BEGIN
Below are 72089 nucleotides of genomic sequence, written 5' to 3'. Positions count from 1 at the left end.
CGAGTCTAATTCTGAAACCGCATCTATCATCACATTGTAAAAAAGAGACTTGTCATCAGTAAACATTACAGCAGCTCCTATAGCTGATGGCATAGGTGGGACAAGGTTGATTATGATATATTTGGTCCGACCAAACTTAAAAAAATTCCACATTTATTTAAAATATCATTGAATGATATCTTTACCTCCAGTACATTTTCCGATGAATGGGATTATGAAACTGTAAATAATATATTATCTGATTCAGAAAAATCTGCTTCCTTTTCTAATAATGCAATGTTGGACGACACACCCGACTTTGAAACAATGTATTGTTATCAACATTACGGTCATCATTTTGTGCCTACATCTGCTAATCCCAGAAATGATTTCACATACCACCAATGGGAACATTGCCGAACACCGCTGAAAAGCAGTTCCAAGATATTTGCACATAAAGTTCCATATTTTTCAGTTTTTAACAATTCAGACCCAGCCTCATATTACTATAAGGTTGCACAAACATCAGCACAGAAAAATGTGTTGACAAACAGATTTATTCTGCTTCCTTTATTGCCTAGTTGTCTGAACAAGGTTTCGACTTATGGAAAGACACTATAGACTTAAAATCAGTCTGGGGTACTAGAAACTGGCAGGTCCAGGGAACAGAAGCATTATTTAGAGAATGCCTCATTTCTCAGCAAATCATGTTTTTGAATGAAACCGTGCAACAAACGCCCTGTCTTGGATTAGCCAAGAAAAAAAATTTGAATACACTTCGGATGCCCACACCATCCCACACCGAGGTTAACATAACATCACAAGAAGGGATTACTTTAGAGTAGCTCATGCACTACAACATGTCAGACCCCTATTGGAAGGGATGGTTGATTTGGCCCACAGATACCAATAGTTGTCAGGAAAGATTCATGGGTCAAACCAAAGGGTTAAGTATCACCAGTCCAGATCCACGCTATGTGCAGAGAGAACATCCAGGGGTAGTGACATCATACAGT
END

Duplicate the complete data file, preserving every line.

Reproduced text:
Below are 72089 nucleotides of genomic sequence, written 5' to 3'. Positions count from 1 at the left end.
CGAGTCTAATTCTGAAACCGCATCTATCATCACATTGTAAAAAAGAGACTTGTCATCAGTAAACATTACAGCAGCTCCTATAGCTGATGGCATAGGTGGGACAAGGTTGATTATGATATATTTGGTCCGACCAAACTTAAAAAAATTCCACATTTATTTAAAATATCATTGAATGATATCTTTACCTCCAGTACATTTTCCGATGAATGGGATTATGAAACTGTAAATAATATATTATCTGATTCAGAAAAATCTGCTTCCTTTTCTAATAATGCAATGTTGGACGACACACCCGACTTTGAAACAATGTATTGTTATCAACATTACGGTCATCATTTTGTGCCTACATCTGCTAATCCCAGAAATGATTTCACATACCACCAATGGGAACATTGCCGAACACCGCTGAAAAGCAGTTCCAAGATATTTGCACATAAAGTTCCATATTTTTCAGTTTTTAACAATTCAGACCCAGCCTCATATTACTATAAGGTTGCACAAACATCAGCACAGAAAAATGTGTTGACAAACAGATTTATTCTGCTTCCTTTATTGCCTAGTTGTCTGAACAAGGTTTCGACTTATGGAAAGACACTATAGACTTAAAATCAGTCTGGGGTACTAGAAACTGGCAGGTCCAGGGAACAGAAGCATTATTTAGAGAATGCCTCATTTCTCAGCAAATCATGTTTTTGAATGAAACCGTGCAACAAACGCCCTGTCTTGGATTAGCCAAGAAAAAAAATTTGAATACACTTCGGATGCCCACACCATCCCACACCGAGGTTAACATAACATCACAAGAAGGGATTACTTTAGAGTAGCTCATGCACTACAACATGTCAGACCCCTATTGGAAGGGATGGTTGATTTGGCCCACAGATACCAATAGTTGTCAGGAAAGATTCATGGGTCAAACCAAAGGGTTAAGTATCACCAGTCCAGATCCACGCTATGTGCAGAGAGAACATCCAGGGGTAGTGACATCATACAGT